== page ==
US20130118585A1 - Nanocrystalline copper indium diselenide (cis) and ink-based alloys absorber layers for solar cells - Google Patents

Nanocrystalline copper indium diselenide (cis) and ink-based alloys absorber layers for solar cells Download PDF

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US20130118585A1
US20130118585A1 US13/805,804 US201113805804A US2013118585A1 US 20130118585 A1 US20130118585 A1 US 20130118585A1 US 201113805804 A US201113805804 A US 201113805804A US 2013118585 A1 US2013118585 A1 US 2013118585A1
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cis
cu
nanoparticle
solution
nanoparticles
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Timothy James Anderson
Chinho Park
Rangarajan Krishnan
Umme Farva
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INDUSTRY-ACADEMIC Corp FOUNDATION YEUNGNAM UNIVERSITY
University of Florida Research Foundation Inc
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    • HELECTRICITY
    • H01BASIC ELECTRIC ELEMENTS
    • H01LSEMICONDUCTOR DEVICES; ELECTRIC SOLID STATE DEVICES NOT OTHERWISE PROVIDED FOR
    • H01L31/00Semiconductor devices sensitive to infra-red radiation, light, electromagnetic radiation of shorter wavelength or corpuscular radiation and adapted either for the conversion of the energy of such radiation into electrical energy or for the control of electrical energy by such radiation; Processes or apparatus peculiar to the manufacture or treatment thereof or of parts thereof; Details thereof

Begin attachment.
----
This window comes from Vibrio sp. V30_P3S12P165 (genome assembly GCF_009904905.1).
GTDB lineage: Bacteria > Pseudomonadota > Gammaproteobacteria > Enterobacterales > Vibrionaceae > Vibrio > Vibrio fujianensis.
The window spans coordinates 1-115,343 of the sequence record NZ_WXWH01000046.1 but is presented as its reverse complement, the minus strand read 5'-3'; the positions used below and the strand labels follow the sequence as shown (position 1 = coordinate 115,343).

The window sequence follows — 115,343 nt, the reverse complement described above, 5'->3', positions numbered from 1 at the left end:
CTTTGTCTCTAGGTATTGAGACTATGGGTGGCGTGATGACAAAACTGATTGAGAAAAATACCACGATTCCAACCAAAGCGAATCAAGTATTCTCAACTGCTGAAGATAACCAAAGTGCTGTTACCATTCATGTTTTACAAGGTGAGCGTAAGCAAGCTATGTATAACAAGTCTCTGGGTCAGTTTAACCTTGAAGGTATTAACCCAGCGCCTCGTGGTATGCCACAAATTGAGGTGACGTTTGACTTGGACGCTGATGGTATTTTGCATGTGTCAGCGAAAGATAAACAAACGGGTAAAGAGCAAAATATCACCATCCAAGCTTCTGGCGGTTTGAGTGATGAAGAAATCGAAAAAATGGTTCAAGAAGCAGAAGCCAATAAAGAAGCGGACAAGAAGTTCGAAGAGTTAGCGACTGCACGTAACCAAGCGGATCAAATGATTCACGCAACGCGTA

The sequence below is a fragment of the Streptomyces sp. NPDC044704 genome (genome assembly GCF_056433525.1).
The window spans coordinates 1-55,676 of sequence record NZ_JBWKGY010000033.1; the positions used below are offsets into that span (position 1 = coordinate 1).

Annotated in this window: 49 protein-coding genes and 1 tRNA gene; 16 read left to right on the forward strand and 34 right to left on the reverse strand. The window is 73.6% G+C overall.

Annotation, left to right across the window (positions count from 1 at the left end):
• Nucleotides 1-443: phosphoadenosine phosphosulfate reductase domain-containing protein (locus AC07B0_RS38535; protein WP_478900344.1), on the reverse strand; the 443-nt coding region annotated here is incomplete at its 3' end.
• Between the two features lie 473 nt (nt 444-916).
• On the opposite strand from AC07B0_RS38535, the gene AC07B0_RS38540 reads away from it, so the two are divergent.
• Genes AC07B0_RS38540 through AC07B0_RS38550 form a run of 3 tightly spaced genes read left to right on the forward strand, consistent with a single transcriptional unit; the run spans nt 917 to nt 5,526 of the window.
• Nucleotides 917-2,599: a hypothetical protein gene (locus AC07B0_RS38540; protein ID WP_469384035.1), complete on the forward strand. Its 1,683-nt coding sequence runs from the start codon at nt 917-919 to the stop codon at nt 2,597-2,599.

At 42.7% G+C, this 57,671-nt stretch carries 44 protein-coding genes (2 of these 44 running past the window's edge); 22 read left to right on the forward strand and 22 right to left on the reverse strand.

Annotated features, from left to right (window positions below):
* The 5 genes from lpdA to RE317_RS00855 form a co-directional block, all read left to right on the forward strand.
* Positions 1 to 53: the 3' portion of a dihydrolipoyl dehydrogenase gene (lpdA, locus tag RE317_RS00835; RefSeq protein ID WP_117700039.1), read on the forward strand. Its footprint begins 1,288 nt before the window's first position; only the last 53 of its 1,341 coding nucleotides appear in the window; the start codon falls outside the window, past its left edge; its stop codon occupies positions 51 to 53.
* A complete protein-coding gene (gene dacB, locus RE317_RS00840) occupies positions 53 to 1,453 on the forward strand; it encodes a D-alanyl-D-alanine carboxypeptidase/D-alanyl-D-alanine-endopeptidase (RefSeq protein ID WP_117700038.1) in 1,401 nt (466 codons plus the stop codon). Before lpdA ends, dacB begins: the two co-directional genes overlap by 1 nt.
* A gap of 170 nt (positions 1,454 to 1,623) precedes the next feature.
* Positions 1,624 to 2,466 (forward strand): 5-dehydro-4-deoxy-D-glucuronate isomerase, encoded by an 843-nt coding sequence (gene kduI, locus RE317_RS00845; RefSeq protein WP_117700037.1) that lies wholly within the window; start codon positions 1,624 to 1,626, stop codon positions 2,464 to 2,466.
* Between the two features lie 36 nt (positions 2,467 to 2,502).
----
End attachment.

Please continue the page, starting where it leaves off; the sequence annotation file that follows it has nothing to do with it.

• H01L31/18Processes or apparatus peculiar to the manufacture or treatment of these devices or of parts thereof
    • CCHEMISTRY; METALLURGY
    • C09DYES; PAINTS; POLISHES; NATURAL RESINS; ADHESIVES; COMPOSITIONS NOT OTHERWISE PROVIDED FOR; APPLICATIONS OF MATERIALS NOT OTHERWISE PROVIDED FOR
    • C09DCOATING COMPOSITIONS, e.g. PAINTS, VARNISHES OR LACQUERS; FILLING PASTES; CHEMICAL PAINT OR INK REMOVERS; INKS; CORRECTING FLUIDS; WOODSTAINS; PASTES OR SOLIDS FOR COLOURING OR PRINTING; USE OF MATERIALS THEREFOR
    • C09D11/00Inks
    • C09D11/52Electrically conductive inks
    • HELECTRICITY
    • H01BASIC ELECTRIC ELEMENTS
    • H01LSEMICONDUCTOR DEVICES; ELECTRIC SOLID STATE DEVICES NOT OTHERWISE PROVIDED FOR
    • H01L31/00Semiconductor devices sensitive to infra-red radiation, light, electromagnetic radiation of shorter wavelength or corpuscular radiation and adapted either for the conversion of the energy of such radiation into electrical energy or for the control of electrical energy by such radiation; Processes or apparatus peculiar to the manufacture or treatment thereof or of parts thereof; Details thereof